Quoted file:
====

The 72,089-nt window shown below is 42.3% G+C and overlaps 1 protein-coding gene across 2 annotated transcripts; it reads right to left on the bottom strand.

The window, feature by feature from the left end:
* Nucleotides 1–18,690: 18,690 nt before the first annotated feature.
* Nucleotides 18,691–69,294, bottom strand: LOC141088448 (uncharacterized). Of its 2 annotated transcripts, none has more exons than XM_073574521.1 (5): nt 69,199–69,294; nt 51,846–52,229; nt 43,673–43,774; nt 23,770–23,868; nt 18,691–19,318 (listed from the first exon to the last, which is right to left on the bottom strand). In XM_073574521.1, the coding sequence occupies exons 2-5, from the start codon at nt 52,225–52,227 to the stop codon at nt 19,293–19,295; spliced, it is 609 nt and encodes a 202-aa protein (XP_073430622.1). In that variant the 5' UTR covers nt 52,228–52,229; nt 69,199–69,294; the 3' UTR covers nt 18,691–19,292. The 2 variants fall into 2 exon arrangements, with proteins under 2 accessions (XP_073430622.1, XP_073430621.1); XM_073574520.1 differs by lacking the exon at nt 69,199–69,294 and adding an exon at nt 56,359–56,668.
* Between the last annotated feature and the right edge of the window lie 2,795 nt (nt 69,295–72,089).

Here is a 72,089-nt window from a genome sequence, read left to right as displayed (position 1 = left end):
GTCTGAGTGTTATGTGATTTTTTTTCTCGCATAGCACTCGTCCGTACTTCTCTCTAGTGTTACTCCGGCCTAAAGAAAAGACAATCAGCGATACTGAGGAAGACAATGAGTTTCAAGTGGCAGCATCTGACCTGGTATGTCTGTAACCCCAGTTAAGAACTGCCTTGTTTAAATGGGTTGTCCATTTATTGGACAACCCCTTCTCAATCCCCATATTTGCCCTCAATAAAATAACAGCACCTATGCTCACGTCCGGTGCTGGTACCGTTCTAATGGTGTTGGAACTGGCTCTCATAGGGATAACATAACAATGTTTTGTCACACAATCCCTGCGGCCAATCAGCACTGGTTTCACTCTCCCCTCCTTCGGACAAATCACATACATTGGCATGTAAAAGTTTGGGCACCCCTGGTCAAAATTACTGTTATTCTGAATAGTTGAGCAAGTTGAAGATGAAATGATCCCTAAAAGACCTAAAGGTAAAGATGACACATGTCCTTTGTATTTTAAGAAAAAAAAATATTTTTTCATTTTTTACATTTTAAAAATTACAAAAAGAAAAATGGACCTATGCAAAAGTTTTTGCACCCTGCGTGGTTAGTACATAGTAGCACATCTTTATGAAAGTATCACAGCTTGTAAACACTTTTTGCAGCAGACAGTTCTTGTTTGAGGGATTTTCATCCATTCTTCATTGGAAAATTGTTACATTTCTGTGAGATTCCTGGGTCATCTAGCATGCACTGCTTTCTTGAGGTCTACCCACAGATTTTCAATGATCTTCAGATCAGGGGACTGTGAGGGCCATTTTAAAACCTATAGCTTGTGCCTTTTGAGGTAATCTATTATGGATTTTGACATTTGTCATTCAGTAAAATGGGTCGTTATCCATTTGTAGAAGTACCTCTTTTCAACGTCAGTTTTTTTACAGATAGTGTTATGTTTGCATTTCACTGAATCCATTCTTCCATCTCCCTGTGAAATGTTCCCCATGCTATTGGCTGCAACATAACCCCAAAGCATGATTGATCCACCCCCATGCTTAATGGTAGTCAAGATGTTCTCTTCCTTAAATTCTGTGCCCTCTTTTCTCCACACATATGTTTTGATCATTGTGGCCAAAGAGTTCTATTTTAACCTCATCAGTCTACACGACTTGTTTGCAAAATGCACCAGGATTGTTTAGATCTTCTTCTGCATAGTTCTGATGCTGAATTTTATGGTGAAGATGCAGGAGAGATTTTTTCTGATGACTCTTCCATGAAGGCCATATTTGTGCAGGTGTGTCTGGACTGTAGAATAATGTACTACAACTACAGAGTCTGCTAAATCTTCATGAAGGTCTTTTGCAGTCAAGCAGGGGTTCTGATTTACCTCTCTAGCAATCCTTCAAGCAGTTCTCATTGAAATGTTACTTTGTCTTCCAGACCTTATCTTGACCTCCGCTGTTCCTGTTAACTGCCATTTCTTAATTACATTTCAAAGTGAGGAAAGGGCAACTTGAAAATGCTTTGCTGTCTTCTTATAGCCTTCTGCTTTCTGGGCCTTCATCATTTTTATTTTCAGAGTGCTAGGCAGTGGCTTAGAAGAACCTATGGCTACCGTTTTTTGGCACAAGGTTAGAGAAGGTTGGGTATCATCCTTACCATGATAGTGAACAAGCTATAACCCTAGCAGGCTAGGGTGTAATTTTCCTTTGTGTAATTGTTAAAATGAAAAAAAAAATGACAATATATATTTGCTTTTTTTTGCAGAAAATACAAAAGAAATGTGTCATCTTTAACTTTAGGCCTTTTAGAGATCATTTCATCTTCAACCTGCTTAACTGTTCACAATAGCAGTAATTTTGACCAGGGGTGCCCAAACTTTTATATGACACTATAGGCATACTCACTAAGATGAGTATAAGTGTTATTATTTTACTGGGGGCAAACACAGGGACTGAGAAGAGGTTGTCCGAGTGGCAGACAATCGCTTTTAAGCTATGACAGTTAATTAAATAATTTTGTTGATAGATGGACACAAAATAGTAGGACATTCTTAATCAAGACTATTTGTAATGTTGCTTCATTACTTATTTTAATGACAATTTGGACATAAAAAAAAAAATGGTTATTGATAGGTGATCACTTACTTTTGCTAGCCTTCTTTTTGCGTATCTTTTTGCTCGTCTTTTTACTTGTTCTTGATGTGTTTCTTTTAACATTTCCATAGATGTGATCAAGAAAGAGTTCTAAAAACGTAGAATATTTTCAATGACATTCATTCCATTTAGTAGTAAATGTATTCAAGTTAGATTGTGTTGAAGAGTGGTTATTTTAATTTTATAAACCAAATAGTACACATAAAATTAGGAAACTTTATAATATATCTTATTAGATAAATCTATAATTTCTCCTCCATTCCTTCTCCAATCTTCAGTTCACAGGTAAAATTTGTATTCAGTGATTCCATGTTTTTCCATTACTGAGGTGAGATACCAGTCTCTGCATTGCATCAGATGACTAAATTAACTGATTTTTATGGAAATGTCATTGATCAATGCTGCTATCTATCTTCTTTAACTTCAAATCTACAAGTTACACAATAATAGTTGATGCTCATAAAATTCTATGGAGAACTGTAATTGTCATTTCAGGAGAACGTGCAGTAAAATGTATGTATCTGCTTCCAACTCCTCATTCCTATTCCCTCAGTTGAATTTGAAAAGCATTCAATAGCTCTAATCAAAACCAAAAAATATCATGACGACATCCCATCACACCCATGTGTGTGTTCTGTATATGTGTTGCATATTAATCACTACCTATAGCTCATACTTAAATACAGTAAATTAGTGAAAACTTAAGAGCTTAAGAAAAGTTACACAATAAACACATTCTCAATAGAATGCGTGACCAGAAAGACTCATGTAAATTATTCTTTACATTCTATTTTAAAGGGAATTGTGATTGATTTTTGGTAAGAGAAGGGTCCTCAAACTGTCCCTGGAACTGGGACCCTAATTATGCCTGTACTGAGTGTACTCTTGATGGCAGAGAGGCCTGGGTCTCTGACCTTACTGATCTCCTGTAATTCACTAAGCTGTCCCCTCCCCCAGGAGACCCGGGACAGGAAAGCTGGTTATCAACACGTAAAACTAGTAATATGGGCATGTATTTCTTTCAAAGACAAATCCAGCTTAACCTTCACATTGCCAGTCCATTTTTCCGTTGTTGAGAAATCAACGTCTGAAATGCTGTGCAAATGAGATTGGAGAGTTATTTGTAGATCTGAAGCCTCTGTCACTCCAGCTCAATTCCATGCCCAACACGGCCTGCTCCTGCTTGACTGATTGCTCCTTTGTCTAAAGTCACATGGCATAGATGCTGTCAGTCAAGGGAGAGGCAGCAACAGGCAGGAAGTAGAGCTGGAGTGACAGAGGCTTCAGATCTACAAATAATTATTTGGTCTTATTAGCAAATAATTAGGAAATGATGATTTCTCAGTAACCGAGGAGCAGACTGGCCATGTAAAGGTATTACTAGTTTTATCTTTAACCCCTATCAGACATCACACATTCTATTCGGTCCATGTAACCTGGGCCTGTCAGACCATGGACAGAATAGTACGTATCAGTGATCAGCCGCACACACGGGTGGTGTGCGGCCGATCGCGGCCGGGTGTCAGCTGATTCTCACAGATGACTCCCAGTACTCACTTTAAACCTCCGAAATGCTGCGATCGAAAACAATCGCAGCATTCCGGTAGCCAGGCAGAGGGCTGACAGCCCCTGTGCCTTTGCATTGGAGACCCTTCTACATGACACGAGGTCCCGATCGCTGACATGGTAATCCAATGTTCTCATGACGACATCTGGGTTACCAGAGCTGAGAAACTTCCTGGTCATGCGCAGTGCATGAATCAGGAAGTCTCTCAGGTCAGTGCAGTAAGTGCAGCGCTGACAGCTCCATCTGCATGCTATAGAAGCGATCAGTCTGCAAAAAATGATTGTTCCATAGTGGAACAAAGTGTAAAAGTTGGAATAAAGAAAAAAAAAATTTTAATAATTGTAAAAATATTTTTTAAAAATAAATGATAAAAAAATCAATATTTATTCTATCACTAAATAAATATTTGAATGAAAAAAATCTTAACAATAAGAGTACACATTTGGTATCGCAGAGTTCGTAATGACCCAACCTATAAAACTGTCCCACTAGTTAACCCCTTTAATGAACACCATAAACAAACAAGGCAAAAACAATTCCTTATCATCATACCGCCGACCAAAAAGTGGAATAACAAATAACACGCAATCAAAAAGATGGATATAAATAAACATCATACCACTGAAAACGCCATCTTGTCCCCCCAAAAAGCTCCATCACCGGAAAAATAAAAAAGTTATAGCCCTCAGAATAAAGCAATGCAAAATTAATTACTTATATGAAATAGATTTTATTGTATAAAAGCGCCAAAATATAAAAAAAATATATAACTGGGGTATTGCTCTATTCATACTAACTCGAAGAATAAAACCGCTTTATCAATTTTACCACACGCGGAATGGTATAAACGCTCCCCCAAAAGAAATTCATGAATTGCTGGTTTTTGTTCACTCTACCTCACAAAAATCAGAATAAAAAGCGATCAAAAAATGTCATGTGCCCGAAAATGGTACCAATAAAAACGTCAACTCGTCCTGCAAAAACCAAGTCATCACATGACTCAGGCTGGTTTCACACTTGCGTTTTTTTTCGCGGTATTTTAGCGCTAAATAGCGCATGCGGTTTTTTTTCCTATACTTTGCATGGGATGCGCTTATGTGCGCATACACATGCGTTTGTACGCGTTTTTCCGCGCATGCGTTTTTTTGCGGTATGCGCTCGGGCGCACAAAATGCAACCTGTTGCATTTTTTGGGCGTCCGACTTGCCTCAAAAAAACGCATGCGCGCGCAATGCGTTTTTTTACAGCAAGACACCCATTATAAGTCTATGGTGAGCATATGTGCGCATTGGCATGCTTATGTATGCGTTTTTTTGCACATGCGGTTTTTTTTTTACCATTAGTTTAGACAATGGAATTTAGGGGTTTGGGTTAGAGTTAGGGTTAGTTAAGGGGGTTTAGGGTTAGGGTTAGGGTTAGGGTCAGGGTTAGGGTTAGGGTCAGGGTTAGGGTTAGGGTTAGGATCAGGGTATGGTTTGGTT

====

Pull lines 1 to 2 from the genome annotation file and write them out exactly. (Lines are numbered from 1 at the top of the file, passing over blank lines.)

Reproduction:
The 72,089-nt window shown below is 42.3% G+C and overlaps 1 protein-coding gene across 2 annotated transcripts; it reads right to left on the bottom strand.

The window, feature by feature from the left end: